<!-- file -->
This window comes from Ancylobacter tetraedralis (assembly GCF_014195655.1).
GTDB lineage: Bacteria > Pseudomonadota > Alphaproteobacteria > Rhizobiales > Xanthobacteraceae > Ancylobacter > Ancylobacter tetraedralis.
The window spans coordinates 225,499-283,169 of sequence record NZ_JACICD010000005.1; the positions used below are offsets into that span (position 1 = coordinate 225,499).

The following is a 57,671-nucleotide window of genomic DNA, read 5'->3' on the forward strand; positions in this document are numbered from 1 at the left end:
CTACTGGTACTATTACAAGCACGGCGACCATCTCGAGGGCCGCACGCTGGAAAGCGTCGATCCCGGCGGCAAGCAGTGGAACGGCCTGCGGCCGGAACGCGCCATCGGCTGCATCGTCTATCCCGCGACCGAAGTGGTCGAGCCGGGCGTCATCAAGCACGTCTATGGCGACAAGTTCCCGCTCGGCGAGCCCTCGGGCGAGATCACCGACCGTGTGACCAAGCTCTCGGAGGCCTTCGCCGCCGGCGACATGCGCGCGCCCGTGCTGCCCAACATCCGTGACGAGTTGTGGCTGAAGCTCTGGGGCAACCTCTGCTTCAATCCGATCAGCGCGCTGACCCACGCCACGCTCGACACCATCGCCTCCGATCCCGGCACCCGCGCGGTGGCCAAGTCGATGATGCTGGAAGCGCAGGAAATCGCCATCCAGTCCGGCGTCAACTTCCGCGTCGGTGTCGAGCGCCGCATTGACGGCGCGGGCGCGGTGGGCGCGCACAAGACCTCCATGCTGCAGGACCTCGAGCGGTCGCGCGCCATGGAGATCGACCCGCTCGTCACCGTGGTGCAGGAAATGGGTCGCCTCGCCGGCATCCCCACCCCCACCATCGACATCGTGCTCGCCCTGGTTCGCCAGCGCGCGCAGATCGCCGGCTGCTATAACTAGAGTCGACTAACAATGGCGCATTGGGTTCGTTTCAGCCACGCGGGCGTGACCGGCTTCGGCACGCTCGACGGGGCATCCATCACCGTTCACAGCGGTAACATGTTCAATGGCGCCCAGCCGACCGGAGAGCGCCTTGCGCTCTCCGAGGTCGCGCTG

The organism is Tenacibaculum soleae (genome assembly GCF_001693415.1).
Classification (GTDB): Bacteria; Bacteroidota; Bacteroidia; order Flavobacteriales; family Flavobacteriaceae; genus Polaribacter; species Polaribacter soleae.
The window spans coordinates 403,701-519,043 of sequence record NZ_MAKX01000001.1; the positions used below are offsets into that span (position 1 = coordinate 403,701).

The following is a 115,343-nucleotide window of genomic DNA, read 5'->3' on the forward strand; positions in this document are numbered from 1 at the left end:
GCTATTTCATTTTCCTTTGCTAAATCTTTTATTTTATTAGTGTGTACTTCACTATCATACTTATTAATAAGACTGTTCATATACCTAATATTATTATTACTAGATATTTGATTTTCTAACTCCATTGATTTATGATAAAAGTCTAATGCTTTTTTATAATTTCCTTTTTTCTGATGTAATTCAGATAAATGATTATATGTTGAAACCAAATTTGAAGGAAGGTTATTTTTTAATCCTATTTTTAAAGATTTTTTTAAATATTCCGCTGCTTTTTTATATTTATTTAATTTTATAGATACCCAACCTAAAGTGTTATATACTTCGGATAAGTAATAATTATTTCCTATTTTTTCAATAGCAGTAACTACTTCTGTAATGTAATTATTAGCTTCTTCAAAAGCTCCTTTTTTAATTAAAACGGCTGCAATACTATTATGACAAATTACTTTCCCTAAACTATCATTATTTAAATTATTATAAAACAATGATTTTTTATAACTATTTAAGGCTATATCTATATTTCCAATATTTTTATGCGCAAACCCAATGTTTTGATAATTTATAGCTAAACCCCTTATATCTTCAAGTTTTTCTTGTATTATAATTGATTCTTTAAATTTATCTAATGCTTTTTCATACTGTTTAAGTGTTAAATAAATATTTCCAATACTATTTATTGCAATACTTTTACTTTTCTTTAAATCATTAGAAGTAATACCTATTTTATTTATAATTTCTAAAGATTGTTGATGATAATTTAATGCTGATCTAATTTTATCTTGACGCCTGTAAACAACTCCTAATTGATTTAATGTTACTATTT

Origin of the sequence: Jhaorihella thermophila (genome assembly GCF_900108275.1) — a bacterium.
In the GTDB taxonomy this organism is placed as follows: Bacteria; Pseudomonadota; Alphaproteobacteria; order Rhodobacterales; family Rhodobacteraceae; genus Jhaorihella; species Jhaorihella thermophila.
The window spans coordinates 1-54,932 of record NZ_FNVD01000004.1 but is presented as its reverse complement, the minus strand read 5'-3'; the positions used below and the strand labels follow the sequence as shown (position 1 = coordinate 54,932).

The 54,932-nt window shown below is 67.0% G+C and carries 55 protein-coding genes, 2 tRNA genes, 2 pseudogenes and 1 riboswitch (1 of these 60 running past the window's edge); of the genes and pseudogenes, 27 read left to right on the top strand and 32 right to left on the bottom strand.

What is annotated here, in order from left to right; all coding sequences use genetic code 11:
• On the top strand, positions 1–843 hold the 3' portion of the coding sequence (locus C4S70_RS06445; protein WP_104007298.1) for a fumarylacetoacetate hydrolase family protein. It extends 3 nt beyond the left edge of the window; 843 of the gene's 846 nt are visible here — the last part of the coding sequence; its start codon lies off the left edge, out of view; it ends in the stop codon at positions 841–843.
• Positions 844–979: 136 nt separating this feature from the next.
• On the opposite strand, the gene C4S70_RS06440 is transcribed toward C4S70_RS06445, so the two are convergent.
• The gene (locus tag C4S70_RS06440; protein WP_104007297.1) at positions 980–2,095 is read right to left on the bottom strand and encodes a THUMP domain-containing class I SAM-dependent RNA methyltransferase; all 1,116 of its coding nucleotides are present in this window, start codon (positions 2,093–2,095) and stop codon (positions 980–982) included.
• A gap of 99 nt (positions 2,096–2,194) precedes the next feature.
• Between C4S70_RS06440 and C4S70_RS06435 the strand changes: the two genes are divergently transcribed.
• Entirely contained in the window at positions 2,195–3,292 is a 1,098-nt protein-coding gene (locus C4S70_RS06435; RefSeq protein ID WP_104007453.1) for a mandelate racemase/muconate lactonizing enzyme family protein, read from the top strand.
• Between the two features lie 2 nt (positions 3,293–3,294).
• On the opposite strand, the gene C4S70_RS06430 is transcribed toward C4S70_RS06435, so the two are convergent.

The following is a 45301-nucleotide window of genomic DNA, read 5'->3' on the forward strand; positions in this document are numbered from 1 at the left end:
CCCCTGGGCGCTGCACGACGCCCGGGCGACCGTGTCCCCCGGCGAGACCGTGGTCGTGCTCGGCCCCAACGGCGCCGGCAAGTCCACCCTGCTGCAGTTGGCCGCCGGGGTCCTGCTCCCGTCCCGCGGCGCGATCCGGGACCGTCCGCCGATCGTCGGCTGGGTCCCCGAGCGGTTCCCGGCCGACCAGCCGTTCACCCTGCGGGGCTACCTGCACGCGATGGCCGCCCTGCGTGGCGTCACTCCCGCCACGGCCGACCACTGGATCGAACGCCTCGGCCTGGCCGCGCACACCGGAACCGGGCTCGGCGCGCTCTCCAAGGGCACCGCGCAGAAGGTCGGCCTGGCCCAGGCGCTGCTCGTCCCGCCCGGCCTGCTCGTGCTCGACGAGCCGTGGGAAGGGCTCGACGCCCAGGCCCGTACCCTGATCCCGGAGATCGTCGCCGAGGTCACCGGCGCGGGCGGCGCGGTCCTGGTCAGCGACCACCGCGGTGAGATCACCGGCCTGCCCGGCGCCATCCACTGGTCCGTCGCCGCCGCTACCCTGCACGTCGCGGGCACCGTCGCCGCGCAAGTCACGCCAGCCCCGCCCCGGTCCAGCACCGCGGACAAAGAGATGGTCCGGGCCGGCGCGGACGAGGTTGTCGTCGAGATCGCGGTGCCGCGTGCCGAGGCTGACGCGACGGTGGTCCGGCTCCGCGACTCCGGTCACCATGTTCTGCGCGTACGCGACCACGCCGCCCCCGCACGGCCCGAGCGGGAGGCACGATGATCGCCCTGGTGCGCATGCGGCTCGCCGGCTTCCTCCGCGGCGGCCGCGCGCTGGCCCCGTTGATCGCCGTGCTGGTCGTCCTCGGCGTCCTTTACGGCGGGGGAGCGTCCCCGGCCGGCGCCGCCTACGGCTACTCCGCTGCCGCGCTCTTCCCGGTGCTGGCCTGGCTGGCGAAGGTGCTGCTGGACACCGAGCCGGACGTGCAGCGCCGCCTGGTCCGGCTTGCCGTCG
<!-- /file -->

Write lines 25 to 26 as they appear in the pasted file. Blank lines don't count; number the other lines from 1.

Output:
The following is a 45301-nucleotide window of genomic DNA, read 5'->3' on the forward strand; positions in this document are numbered from 1 at the left end:
CCCCTGGGCGCTGCACGACGCCCGGGCGACCGTGTCCCCCGGCGAGACCGTGGTCGTGCTCGGCCCCAACGGCGCCGGCAAGTCCACCCTGCTGCAGTTGGCCGCCGGGGTCCTGCTCCCGTCCCGCGGCGCGATCCGGGACCGTCCGCCGATCGTCGGCTGGGTCCCCGAGCGGTTCCCGGCCGACCAGCCGTTCACCCTGCGGGGCTACCTGCACGCGATGGCCGCCCTGCGTGGCGTCACTCCCGCCACGGCCGACCACTGGATCGAACGCCTCGGCCTGGCCGCGCACACCGGAACCGGGCTCGGCGCGCTCTCCAAGGGCACCGCGCAGAAGGTCGGCCTGGCCCAGGCGCTGCTCGTCCCGCCCGGCCTGCTCGTGCTCGACGAGCCGTGGGAAGGGCTCGACGCCCAGGCCCGTACCCTGATCCCGGAGATCGTCGCCGAGGTCACCGGCGCGGGCGGCGCGGTCCTGGTCAGCGACCACCGCGGTGAGATCACCGGCCTGCCCGGCGCCATCCACTGGTCCGTCGCCGCCGCTACCCTGCACGTCGCGGGCACCGTCGCCGCGCAAGTCACGCCAGCCCCGCCCCGGTCCAGCACCGCGGACAAAGAGATGGTCCGGGCCGGCGCGGACGAGGTTGTCGTCGAGATCGCGGTGCCGCGTGCCGAGGCTGACGCGACGGTGGTCCGGCTCCGCGACTCCGGTCACCATGTTCTGCGCGTACGCGACCACGCCGCCCCCGCACGGCCCGAGCGGGAGGCACGATGATCGCCCTGGTGCGCATGCGGCTCGCCGGCTTCCTCCGCGGCGGCCGCGCGCTGGCCCCGTTGATCGCCGTGCTGGTCGTCCTCGGCGTCCTTTACGGCGGGGGAGCGTCCCCGGCCGGCGCCGCCTACGGCTACTCCGCTGCCGCGCTCTTCCCGGTGCTGGCCTGGCTGGCGAAGGTGCTGCTGGACACCGAGCCGGACGTGCAGCGCCGCCTGGTCCGGCTTGCCGTCG